As mentioned, I made an attempt at a feature length motion picture. Electrified! the movie died in the rough cut phase because: 1) no more money, and 2) creative differences between myself & Susan Cameron– my partner on the project. I financed the project, and she was underpaid for sure. Susan Cameron was an amazing inspiration to this film, and we patched it together in a little over a year– using entirely local talent.

All it needed was some production polish & final editing, but when I introduced the “Marxist lecture” portions of the film (near the end of shooting), she suddenly lost interest. By January 2014, local businesses & influencers had gotten wind of Ric Size, so they threw a bunch of money at her to do their overblown projects while abandoning the film. That’s my version of what happened. I’m not bitter, just disappointed.

When it came to forming a list of potential promotional partners (sponsors) for the film, Sue kept suggesting Bill Maher, et al. I kept insisting it could only be a revolutionary superstar artist, such as Madonna or Brian Eno. Sue is a liberal Democrat producer, and I ‘m a Trotskyist artist with creative control. In the end we did amazingly well to get that far into production (~98% finished) before breaking up. It’s still a powerful film, and the original soundtrack is all Jay Stanley mixed.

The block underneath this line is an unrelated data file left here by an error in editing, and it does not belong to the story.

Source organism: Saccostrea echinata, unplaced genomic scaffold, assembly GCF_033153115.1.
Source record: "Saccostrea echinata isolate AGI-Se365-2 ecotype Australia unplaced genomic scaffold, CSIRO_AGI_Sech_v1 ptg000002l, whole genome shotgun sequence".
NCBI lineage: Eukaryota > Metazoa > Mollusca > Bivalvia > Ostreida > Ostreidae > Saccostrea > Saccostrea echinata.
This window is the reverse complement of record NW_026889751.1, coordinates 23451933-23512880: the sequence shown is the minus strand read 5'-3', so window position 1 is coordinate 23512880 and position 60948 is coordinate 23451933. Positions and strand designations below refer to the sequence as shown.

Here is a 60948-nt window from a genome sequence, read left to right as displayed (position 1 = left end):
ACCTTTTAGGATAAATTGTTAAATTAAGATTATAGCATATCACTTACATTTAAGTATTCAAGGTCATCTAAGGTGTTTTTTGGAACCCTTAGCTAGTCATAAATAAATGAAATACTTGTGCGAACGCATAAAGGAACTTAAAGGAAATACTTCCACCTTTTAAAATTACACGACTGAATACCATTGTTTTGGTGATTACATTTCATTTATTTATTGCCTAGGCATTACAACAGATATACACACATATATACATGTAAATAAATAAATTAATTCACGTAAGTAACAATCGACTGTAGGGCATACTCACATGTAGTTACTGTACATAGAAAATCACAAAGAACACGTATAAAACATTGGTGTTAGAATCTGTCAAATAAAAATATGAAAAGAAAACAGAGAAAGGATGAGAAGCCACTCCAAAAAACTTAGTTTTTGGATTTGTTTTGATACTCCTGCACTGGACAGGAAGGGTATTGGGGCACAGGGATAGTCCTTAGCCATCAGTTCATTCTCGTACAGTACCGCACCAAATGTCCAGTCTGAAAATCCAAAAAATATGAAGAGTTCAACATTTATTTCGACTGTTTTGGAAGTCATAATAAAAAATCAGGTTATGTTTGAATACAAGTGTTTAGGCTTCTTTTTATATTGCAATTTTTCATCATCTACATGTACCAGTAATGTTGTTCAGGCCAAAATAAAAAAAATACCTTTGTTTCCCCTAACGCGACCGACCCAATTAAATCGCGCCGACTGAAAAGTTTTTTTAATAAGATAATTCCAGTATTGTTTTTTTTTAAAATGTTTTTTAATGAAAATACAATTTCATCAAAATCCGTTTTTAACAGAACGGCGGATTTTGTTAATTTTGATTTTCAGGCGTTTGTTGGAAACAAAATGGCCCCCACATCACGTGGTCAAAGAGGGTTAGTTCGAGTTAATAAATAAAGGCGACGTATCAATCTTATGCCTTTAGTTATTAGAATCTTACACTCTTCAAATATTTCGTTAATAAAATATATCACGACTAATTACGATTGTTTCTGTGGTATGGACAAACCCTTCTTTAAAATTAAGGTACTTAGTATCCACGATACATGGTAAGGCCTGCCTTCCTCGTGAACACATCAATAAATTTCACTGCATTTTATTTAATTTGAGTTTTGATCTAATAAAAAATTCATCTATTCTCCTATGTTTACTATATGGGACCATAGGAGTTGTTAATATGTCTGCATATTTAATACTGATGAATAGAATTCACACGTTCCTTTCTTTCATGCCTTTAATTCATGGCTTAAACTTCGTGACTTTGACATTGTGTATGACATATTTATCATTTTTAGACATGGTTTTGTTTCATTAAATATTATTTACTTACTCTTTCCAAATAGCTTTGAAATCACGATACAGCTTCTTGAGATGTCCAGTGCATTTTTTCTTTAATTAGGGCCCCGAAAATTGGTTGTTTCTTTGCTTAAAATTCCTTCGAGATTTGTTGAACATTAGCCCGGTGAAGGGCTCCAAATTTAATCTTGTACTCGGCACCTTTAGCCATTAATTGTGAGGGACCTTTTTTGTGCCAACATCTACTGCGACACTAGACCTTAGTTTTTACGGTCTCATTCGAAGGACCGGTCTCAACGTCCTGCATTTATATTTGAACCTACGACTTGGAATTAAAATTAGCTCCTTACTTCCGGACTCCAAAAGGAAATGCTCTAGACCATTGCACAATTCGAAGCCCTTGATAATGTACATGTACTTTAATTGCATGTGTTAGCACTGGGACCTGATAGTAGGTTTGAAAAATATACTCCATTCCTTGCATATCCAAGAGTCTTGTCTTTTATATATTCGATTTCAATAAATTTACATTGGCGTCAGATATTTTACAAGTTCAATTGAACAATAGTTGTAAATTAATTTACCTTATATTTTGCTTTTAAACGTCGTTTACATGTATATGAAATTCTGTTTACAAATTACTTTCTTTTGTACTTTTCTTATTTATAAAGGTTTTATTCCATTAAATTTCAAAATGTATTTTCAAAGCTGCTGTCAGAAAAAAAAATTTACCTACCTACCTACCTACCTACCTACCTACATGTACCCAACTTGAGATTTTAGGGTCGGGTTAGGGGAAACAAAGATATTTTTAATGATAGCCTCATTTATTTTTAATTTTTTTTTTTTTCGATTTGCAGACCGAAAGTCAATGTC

Orson Welles was asked near the end of his life at a press conference, “What is the best part of making movies?” A once-again defeated Orson Welles candidly replied, “When you know the money is in the bank.” Don’t attempt to make a film, unless all the money is there to finish & distribute it. That’s a hard lesson.

Tom had to transfer the digital files out of ProTools (Apple), and convert them into PC format so he could use Studio One, which is the software he decided upon. It has been a great choice, as it records very clean, and I am doubly happy because I paid for all this.

ProTools mucks-up the recorded sound with its built in effects. ProTools is the “industry standard,” but it’s also why so much of today’s music sounds the same. Many serious musicians have moved away from ProTools in the past few years for the same reason. Tom & I have been leaders in this movement towards better sound quality & the return of dynamics.

There were many tracks on Electrified that had to be re-recorded after my split with Jay Stanley, due to poor or faulty microphoning, especially on the drum kit. Tom used his own snare, but the rest was Jay’s in-house kit, which was mic-ed by at least 8-10 microphones. Some worked, and some didn’t. Lots of spillage, etc. There were 30-40 tracks for each song, due to this style of microphoning, along with digitally duplicated tracks. Many were just empty air.